Washington’s closest allies remain unconvinced of Tehran’s intentions, a sceptical US Congress is itching to apply new sanctions, and a stark lack of clarity remains about what a long-term agreement would entail. Taimur Khan reports from New York
Comprehensive Iran nuclear agreement ‘will require enormous steps’
NEW YORK // After the euphoria that greeted the deal over Iran’s nuclear programme, the difficult work begins with coordinating the potentially treacherous phase of implementing the agreement and negotiating a long-term accord.
Washington’s closest allies in the region remain unconvinced of Tehran’s intentions and threatened by its regional policies, a sceptical US Congress is itching to apply new sanctions, and a stark lack of clarity remains about what a long-term agreement would entail, if one is ever reached at all.
“Now the really hard part begins, and that is the effort to get the comprehensive agreement, which will require enormous steps in terms of verification, transparency, and accountability,” the US secretary of state, John Kerry, said after Sunday’s deal.
“We’ll start today, literally, to continue the efforts out of Geneva and to press forward.”
The efforts to move the pact forward were buoyed yesterday as Saudi Arabia and Qatar joined the UAE and Bahrain in welcoming – albeit cautiously – the deal, with the Saudi cabinet saying it could be “a step towards a comprehensive solution if there is goodwill”.
The US president, Barack Obama, had moved quickly to try to placate regional allies, and called the Israeli prime minister, Benjamin Netahyahu, to reassure the leader, who has vehemently opposed the US-led diplomacy while administration officials called members of Congress to defend the accord.
Mr Netanyahu said yesterday he would dispatch a top envoy to the US this week to discuss a final nuclear deal with Iran.
“The concessions that both sides will be required to make will be far more painful. In particular, it remains to be seen whether Iran is prepared to accept a final deal that would give them what they want in practice, but not in theory,” Kenneth Pollack, an expert on US-Iran policy at the Brookings Institution said. “If Tehran insists on standing on principle, especially on its ‘right’ to enrich and the lifting of ‘all’ sanctions, such a resolution may well prove impossible.”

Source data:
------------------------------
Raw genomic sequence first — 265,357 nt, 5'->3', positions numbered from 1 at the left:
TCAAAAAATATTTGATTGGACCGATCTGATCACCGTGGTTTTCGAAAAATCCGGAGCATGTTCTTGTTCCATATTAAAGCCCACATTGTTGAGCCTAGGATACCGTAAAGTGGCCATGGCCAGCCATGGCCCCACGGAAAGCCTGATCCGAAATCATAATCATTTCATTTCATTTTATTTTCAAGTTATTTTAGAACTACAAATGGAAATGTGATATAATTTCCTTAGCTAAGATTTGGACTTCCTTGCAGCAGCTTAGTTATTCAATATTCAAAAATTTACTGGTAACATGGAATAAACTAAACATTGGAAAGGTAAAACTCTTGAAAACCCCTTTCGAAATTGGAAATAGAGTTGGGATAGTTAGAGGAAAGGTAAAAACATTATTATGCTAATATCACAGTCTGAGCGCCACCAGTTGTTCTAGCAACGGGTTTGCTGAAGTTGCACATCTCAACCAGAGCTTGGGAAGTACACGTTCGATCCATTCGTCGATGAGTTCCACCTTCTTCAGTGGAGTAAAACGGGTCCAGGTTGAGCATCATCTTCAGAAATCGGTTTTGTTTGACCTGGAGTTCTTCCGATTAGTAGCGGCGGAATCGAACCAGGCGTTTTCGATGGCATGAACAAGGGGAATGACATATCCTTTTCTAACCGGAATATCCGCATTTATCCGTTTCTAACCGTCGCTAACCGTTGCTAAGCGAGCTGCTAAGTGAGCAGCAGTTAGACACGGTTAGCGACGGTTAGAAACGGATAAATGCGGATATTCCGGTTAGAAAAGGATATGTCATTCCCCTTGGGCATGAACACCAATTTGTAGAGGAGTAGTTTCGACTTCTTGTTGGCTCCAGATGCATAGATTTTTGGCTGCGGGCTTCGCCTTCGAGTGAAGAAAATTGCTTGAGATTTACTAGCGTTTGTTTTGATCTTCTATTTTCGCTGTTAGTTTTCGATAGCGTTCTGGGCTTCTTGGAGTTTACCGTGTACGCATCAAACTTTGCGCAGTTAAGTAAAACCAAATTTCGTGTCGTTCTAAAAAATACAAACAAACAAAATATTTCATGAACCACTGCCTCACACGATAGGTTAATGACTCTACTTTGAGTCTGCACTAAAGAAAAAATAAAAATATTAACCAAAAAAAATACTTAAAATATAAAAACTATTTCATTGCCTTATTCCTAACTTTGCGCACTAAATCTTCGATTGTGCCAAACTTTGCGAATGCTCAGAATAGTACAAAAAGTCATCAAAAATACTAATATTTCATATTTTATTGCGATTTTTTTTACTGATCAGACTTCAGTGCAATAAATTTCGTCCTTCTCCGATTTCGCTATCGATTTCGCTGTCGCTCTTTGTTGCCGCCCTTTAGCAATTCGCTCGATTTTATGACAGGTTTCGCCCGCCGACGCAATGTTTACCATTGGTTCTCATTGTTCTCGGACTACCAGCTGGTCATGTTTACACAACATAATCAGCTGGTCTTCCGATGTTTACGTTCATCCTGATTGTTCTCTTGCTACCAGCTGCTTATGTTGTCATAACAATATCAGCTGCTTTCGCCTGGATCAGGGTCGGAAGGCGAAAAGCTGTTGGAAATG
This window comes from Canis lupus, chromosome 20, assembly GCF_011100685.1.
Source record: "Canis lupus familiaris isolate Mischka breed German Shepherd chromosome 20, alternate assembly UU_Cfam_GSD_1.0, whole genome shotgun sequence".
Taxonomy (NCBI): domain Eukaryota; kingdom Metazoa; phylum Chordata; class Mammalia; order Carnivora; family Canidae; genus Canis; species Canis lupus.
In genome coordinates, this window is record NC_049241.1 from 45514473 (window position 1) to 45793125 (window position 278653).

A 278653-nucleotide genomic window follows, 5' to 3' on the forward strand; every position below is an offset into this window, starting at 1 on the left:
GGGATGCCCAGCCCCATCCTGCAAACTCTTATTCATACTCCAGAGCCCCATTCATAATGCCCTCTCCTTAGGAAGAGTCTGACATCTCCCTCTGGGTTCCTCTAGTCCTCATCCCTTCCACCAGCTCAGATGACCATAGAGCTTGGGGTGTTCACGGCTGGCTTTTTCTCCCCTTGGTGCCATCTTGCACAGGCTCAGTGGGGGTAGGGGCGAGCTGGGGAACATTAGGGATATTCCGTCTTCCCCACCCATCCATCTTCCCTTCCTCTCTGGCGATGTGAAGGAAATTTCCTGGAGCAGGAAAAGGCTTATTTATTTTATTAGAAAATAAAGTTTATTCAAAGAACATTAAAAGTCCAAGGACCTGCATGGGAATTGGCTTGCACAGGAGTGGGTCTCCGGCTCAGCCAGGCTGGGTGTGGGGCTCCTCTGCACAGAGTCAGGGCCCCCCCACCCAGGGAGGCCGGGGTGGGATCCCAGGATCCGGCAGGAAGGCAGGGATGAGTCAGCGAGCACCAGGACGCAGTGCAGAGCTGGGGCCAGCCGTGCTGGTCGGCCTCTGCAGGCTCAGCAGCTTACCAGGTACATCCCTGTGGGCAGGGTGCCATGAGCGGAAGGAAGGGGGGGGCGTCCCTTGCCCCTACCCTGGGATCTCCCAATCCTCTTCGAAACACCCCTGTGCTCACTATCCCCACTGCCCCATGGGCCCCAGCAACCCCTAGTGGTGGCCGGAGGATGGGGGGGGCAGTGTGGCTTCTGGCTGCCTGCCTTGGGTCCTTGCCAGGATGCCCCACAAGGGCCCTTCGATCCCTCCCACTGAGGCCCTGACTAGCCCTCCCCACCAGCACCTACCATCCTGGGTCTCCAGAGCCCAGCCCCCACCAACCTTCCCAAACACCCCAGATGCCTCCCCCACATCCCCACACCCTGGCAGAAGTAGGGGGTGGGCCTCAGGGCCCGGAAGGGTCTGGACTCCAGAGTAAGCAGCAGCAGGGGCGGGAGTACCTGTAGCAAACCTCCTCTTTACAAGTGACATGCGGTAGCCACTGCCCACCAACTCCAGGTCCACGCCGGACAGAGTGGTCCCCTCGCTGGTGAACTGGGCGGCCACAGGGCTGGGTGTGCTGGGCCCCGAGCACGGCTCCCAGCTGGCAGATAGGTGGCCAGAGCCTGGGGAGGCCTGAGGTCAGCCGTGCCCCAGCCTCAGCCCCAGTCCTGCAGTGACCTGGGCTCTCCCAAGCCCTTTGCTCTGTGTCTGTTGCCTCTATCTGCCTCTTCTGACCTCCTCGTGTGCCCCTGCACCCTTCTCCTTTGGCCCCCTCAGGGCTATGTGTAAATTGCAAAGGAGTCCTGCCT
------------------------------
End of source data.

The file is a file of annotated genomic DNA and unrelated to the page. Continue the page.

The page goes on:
The accord, signed by Iran and six world powers – the US, Britain, France, Russia, China and Germany – freezes crucial components of Iran’s nuclear programme and rolls back others, and implements an unprecedented inspections regime.
The economic sanctions that the US has put in place remain in force, while it has agreed to release about $7 billion (Dh25.69bn) in frozen Iranian oil revenues.
France said yesterday that some EU sanctions on Iran could be lifted as early as next month.
But the deal, unless both sides agree to extend it while negotiations continue, will last for just six months and only slows Iran’s progress towards building a nuclear weapon and does not dismantle its potential to make a bomb.
On Sunday, Mr Kerry and his Iranian counterpart, Javad Zarif, already clashed on a fundamental issue, whether Iran has the “right” to enrich, which Mr Zarif said it does. Mr Kerry acknowledged Iran’s right to civilian nuclear power as a signatory of the Non Proliferation Treaty, but said: “No, there is no right to enrich. We do not recognise a right to enrich.”
It remained unclear what Iran would be required to concede in return for full sanctions relief. It is likely that Iran would be permitted to enrich for energy purposes, but the level to which it would be able to enrich and the size of its stockpile is left unclear and will be hotly contested.
The agreement only says that the duration of the final deal will be “long term”, but gave no further details, leading some experts to worry that the negotiations could give way to another interim period.
If the negotiations drag on longer than six months, there will be increasing pressure from the staunchly pro-Israel US Congress and the Israeli government to increase sanctions or target Iran’s nuclear facility with military strikes, an outcome Mr Obama sought to avoid.
Many members of Congress in both parties have said they will push for new sanctions that are automatically triggered in six months. Pressure on Mr Obama to allow military action will also increase.
“I think you will see the Congress impose additional sanctions that won’t take place for six months with some conditions,” the senator Lindsey Graham said. “If Iran meets certain conditions, they will never go into effect.”
So far there has been no sign that the US is linking the negotiations with Iran’s broader regional policies, such as support for the Syrian government and the militant Lebanese Shiite movement, Hizbollah, which Washington’s Gulf Arab allies consider deeply threatening. Any normalising of relations with Iran, countries, especially Saudi Arabia, fear, directly threaten their stability.
Despite its official declaration of support for the deal, Riyadh remains jittery about any agreement with Tehran.
“The Saudis, already stewing about US policies from Egypt to Syria, will likewise wonder whether the United States, distant and detached from their concerns about Iran, really understands their neighbourhood,” Aaron David Miller, a scholar at the Woodrow Wilson International Centre for Scholars, said yesterday.